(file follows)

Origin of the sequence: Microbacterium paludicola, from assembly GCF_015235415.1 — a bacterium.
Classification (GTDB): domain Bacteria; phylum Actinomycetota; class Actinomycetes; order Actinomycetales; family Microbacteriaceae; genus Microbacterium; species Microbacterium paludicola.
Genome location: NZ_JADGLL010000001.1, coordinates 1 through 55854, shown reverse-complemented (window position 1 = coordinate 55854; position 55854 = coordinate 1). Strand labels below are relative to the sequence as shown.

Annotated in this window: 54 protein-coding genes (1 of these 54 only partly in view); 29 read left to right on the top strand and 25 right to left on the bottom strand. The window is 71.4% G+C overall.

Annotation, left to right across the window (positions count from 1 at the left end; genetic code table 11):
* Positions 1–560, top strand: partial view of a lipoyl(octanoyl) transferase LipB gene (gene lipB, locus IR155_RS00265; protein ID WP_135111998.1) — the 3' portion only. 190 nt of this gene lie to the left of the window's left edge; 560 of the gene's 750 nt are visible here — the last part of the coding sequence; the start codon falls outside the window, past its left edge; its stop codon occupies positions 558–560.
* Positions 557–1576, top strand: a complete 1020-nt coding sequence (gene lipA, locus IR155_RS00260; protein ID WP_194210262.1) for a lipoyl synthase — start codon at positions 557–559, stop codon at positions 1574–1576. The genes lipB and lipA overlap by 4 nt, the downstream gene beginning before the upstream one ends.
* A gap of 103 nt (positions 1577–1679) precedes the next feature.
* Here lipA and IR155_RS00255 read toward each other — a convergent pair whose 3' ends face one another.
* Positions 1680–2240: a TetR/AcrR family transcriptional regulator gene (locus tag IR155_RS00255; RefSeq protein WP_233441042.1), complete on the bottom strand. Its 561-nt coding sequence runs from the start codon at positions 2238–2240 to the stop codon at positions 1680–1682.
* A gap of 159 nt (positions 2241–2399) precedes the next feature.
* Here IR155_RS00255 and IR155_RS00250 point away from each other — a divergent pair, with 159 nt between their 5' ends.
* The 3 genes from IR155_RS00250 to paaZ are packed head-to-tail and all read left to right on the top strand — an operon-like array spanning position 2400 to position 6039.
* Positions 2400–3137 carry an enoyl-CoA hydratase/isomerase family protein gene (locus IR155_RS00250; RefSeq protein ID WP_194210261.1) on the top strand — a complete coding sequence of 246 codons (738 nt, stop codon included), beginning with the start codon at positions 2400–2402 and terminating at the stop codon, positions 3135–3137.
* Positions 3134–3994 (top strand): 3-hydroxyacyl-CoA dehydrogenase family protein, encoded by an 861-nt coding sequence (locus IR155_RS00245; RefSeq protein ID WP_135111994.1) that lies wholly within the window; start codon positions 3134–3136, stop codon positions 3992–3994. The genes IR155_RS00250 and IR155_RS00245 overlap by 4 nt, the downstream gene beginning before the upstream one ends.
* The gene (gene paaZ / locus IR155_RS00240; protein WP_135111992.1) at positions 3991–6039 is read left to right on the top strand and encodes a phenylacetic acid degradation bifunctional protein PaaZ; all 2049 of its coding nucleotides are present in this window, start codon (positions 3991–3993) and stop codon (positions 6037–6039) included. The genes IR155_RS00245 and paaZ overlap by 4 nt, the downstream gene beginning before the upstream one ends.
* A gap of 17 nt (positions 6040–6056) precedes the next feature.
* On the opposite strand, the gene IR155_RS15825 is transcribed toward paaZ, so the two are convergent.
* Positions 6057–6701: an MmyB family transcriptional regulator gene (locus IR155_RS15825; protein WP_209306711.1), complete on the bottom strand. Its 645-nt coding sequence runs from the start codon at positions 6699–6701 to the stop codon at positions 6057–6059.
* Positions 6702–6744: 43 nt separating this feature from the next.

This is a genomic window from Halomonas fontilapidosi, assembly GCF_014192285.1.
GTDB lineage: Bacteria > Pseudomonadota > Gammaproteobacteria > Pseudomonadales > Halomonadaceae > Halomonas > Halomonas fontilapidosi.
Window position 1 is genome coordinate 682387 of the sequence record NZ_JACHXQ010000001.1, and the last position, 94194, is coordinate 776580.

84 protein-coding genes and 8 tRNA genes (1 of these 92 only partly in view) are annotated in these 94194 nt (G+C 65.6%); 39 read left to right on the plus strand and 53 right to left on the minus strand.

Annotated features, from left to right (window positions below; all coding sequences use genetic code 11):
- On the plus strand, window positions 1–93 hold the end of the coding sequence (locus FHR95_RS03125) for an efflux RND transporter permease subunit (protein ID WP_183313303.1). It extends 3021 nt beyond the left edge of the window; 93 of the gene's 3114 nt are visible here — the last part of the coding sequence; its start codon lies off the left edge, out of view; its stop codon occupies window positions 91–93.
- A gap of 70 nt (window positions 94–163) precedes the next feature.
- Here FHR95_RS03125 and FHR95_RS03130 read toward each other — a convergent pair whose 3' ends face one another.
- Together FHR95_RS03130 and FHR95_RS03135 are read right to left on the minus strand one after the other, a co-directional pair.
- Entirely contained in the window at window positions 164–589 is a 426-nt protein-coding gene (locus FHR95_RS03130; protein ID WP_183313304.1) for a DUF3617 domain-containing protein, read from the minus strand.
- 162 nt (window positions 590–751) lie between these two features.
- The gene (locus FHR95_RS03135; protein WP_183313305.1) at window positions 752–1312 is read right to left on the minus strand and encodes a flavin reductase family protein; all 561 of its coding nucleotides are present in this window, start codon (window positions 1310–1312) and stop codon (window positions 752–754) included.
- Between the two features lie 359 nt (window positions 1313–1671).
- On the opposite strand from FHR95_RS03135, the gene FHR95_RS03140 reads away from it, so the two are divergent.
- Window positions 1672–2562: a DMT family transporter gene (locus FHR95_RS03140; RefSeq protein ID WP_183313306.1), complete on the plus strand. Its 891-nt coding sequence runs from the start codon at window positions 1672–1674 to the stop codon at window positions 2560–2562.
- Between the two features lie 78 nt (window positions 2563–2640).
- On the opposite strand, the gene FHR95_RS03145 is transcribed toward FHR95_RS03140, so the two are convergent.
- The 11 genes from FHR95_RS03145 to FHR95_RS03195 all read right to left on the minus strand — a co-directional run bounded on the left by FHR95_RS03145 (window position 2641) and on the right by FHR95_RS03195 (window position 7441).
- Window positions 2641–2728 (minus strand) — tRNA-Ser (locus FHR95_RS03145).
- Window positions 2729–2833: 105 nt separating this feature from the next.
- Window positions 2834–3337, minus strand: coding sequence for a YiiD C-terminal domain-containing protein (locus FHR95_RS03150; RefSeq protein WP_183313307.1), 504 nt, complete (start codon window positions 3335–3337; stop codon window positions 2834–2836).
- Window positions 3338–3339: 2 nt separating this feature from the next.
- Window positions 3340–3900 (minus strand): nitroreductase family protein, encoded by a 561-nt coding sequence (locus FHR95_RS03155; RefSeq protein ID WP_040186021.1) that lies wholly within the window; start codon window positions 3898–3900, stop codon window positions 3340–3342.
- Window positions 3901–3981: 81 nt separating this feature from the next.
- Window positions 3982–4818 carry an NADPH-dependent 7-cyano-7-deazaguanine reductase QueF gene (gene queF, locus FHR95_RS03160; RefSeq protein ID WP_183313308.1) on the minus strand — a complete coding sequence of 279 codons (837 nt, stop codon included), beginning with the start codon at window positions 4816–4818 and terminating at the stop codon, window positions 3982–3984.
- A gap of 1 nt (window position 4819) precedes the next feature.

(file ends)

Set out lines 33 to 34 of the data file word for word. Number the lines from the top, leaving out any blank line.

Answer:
- Between the two features lie 359 nt (window positions 1313–1671).
- On the opposite strand from FHR95_RS03135, the gene FHR95_RS03140 reads away from it, so the two are divergent.